Pain Of Salvation

Amager Bio, Copenhagen - 2017

Text: Tobias Nilsson Photo: Lunah Lauridsen

It took five years almost to the day before Pain Of Salvation returned to Denmark. The last show, March 17 2012, and this show, March 29 2017.
Pain Of Salvation hadn’t been lazy though, with two new full-length albums in the bag, a rerelease of the classic Remedy Lane album, as well as a live album of the same.
And that’s not mentioning Daniel Gildenlöw’s harsh hospital visit, which became the basis of the band’s latest album, In The Passing Light Of Day.

“It’s good to be back and see you all! We’ve missed you!”
- Daniel Gildenlöw (vocals/guitar)

This wasn’t any old return either, Pain Of Salvation actually opened their European tour here at Amager Bio!
And that the feeling of saudade was mutual was easy to see – the size of the crowd had grown impressively since the support band, Port Noir, had played. Sure, it still wasn’t overwhelming, but it was a good-sized crowd for this kind of gig.
Now, when I say opened the tour, some warning signals might have gone of for you, and I can’t blame you. Things like simple mechanics not working properly, a sloppy band, the energy not being in place yet. We’ve all seen it before, even for the best of them. Well, spoiler alert people – this didn’t happen!
After having set the tone with some low-level blinking lights accompanying a rhythmic one-not beeping intro, Pain Of Salvation kicked the show into gear with Full Throttle Tribe. A fitting song to open with, with great energy, a message that called us in directly as equal parts of this show, and of course a chorus that gave an instant sing along possibility. Which of course was picked up by the crowd, and taken home, as they say.
Gildenlöw, possessing the stage in full vigour, led the show perfectly, and was well backed by his fellow musicians to his left and right. No new faces this time, although Gustaf Hielm (bass) and Ragnar Zolberg (guitar) have transcended the position of live musicians, and are now both of them full-time members of the band.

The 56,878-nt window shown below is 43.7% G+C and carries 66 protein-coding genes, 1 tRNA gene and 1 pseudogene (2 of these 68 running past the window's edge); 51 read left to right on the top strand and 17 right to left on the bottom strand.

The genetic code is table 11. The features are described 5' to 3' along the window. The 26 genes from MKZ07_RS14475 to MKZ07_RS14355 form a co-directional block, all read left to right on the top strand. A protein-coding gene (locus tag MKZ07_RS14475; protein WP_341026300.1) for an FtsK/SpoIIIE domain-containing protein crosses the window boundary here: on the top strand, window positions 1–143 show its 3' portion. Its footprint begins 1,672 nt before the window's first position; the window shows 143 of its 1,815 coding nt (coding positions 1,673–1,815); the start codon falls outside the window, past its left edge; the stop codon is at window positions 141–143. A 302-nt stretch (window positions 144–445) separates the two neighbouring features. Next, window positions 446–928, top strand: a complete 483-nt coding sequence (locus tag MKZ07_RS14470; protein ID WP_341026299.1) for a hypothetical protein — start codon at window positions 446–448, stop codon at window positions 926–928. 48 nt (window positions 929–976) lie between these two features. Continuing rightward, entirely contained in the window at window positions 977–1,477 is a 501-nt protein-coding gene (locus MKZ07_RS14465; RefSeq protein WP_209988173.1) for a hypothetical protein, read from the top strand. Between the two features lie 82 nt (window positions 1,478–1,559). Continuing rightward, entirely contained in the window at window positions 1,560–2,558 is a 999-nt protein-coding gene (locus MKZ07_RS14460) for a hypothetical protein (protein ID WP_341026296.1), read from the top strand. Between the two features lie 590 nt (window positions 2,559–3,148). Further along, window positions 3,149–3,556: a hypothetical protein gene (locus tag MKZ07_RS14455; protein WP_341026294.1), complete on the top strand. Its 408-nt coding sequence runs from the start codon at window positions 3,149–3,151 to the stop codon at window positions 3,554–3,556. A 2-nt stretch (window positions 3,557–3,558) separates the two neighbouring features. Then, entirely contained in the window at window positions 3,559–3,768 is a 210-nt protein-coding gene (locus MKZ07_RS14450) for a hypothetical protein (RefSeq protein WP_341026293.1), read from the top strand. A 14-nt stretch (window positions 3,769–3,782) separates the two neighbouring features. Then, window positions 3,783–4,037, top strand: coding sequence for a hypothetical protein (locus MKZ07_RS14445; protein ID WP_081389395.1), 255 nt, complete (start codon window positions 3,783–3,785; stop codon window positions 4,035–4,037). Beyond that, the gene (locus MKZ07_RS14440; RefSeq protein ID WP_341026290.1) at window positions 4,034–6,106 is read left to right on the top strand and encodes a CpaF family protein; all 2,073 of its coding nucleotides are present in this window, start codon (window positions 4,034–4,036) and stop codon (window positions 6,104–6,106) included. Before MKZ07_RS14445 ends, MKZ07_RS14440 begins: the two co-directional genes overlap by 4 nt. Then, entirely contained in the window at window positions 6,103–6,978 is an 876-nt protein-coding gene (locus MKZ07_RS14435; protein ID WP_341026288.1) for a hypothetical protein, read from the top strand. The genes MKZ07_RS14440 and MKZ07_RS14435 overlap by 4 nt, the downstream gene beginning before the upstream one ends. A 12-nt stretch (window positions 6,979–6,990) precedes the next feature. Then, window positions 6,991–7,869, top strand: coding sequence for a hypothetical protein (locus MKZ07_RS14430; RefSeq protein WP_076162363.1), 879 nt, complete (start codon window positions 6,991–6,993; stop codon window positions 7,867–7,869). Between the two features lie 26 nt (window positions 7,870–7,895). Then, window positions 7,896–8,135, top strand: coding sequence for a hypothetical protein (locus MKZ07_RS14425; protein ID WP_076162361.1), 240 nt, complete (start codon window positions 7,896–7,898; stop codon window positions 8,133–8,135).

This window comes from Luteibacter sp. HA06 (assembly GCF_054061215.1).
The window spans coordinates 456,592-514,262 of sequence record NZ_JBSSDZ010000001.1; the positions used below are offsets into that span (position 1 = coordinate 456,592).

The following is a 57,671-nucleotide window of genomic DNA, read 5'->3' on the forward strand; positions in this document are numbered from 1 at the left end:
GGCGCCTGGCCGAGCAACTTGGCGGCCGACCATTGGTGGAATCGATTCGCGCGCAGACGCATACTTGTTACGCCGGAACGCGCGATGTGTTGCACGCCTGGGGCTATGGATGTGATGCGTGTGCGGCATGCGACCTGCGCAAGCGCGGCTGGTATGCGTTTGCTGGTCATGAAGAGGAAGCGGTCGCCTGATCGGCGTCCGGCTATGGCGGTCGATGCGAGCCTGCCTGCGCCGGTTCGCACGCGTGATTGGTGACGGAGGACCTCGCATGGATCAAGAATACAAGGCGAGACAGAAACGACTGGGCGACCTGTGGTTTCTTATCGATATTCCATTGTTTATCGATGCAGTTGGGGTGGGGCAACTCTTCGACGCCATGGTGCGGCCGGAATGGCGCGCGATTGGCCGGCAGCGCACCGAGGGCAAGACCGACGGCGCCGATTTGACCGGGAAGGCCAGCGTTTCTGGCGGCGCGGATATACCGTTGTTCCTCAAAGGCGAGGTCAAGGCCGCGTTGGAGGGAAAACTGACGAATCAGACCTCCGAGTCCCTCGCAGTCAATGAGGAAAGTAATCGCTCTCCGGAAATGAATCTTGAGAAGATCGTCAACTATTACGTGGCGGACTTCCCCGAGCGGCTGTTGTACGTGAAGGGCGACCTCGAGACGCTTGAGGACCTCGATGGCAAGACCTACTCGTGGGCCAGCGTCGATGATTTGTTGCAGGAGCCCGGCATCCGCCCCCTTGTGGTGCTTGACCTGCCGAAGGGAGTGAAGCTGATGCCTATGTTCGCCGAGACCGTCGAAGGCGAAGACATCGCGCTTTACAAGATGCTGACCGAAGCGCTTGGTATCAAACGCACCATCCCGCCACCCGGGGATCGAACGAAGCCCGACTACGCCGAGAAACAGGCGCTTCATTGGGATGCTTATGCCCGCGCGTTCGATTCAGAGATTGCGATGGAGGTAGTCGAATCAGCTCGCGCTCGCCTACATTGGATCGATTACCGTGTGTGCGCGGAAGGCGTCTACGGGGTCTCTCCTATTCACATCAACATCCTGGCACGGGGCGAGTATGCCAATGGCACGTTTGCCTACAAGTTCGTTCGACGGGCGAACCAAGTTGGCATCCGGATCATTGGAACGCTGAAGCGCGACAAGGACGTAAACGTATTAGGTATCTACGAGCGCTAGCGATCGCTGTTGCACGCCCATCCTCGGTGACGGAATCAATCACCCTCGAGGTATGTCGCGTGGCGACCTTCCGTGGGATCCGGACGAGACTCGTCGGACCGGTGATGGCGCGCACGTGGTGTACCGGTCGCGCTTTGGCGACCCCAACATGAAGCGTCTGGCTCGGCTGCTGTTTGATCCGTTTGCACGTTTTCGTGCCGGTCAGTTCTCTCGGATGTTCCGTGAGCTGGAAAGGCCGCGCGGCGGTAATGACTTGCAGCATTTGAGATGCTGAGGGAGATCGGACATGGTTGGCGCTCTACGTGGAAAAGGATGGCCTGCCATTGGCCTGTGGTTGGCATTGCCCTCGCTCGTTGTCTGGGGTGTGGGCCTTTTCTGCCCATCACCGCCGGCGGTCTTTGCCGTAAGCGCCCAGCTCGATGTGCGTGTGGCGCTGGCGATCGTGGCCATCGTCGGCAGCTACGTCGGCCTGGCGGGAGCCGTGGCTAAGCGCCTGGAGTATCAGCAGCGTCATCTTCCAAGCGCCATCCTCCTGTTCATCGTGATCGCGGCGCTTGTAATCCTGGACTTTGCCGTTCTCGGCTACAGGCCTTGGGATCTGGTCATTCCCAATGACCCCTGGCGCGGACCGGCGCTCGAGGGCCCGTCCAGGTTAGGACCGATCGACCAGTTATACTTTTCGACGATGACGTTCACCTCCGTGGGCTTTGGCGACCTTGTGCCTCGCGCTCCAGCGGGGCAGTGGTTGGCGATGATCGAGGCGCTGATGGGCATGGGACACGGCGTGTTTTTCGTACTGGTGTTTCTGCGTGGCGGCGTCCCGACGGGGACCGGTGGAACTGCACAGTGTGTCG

Standing in the same side as Zolberg, it was entertaining to hear the drop of his large boots accentuate each beat of the bass drum, as he was treading in time with it. Quite the opposite, I’m sure, of Gildenlöw who once again performed barefoot.

“We’re going to play some old songs, demos from 1989! No, we’re not going to do that…”
- Gildenlöw (vocals/guitar)

It’s hard for me to point at anything specific, that made this concert as outstanding as it was. Sure, the whole band was really energetic, moving around and headbanging a lot, and Gildenlöw even jumped at specific, fitting times. And sure, the band, frontman in particular, was observant of the crowd, picking up on their behaviour as well as answering comments. Gildenlöw even pointed out one particular girl in the front, saying she was the wildest thing in the place, and that the rest of us should take note of what she was doing. Apparently, she had come all the way from Russia, which in itself is pretty impressive. Back to the band though, it should also be noted that they had crafted a particularly nice setlist. It could have been longer, and some favourites were missing, but the songs picked worked perfectly. I’ve known about it, but didn’t until now as they were played side by side, realize just how dark the In The Passing Light Of Day album is compared to the older albums. The lyrical themes have always had some dark sides to them, but musically the latest release must be the heaviest and darkest one the band has released so far! Maybe it’s the closer personal connection to the subject, maybe the subject itself, who knows? All I know, is that it works!
But no, there isn’t a specific detail that I can point to and say, this is what did it. It was the whole picture, the overall atmosphere, the entire experience. That’s what did this, that’s what made it work.

“Disco Queen? Oh, you Danes…”
- Gildenlöw (vocals/guitar)

So, it would seem like opening in Copenhagen only bought benefits with it. Just as I can’t point to a specific thing that went right, I cannot point to any specific thing at all that didn’t work. If anything, it would be the short setlist (but with long songs, so it wasn’t a short show).
I will point to a specific point of surprise though – ending a show on a total downer, and still pulling it off, that’s a feat! What I’m talking about, is the fact that the only song played as a so-called encore, was The Passing Light Of Day. Now, while this is a very emotional song, and probably the most heart wrenching performance I’ve seen in a very long time, it is most definitely not an uplifting song. Ending it in turn with the rhythmic sound of a hospital’s respirator and slowly blinking lights, mimicking the opening sequence, didn’t exactly help.
And yet it was so beautiful, such a perfect way to close the show. I wouldn’t have it any other way. So full marks, flying colours, and all that! Here’s hoping it doesn’t take another five years before we see this band again.


Full Throttle Tribe
A Trace Of Blood
Rope Ends
Beyond The Pale
Silent Gold
On A Tuesday
The Physics Of Gridlock
The Passing Light Of Day

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